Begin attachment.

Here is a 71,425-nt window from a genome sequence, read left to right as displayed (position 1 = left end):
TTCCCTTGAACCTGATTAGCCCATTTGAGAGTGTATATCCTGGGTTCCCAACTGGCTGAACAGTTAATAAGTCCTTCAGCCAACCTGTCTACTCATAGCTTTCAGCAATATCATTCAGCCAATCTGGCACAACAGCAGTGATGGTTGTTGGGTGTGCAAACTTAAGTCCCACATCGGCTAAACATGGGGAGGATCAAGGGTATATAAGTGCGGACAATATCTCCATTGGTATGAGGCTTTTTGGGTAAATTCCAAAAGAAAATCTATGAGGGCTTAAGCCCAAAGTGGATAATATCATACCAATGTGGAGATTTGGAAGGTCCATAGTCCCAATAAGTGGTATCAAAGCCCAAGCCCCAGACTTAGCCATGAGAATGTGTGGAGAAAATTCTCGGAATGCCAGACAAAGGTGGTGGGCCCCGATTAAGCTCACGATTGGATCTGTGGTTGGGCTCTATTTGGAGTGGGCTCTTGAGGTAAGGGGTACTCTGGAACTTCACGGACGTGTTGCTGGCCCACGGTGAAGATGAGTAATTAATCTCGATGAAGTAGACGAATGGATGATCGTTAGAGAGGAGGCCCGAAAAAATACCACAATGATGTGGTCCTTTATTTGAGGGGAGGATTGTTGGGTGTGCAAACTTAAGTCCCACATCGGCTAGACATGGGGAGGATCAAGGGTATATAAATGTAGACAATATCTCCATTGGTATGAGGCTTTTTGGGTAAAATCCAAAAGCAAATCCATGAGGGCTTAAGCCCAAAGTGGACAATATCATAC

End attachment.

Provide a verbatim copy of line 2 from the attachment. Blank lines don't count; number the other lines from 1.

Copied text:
TTCCCTTGAACCTGATTAGCCCATTTGAGAGTGTATATCCTGGGTTCCCAACTGGCTGAACAGTTAATAAGTCCTTCAGCCAACCTGTCTACTCATAGCTTTCAGCAATATCATTCAGCCAATCTGGCACAACAGCAGTGATGGTTGTTGGGTGTGCAAACTTAAGTCCCACATCGGCTAAACATGGGGAGGATCAAGGGTATATAAGTGCGGACAATATCTCCATTGGTATGAGGCTTTTTGGGTAAATTCCAAAAGAAAATCTATGAGGGCTTAAGCCCAAAGTGGATAATATCATACCAATGTGGAGATTTGGAAGGTCCATAGTCCCAATAAGTGGTATCAAAGCCCAAGCCCCAGACTTAGCCATGAGAATGTGTGGAGAAAATTCTCGGAATGCCAGACAAAGGTGGTGGGCCCCGATTAAGCTCACGATTGGATCTGTGGTTGGGCTCTATTTGGAGTGGGCTCTTGAGGTAAGGGGTACTCTGGAACTTCACGGACGTGTTGCTGGCCCACGGTGAAGATGAGTAATTAATCTCGATGAAGTAGACGAATGGATGATCGTTAGAGAGGAGGCCCGAAAAAATACCACAATGATGTGGTCCTTTATTTGAGGGGAGGATTGTTGGGTGTGCAAACTTAAGTCCCACATCGGCTAGACATGGGGAGGATCAAGGGTATATAAATGTAGACAATATCTCCATTGGTATGAGGCTTTTTGGGTAAAATCCAAAAGCAAATCCATGAGGGCTTAAGCCCAAAGTGGACAATATCATAC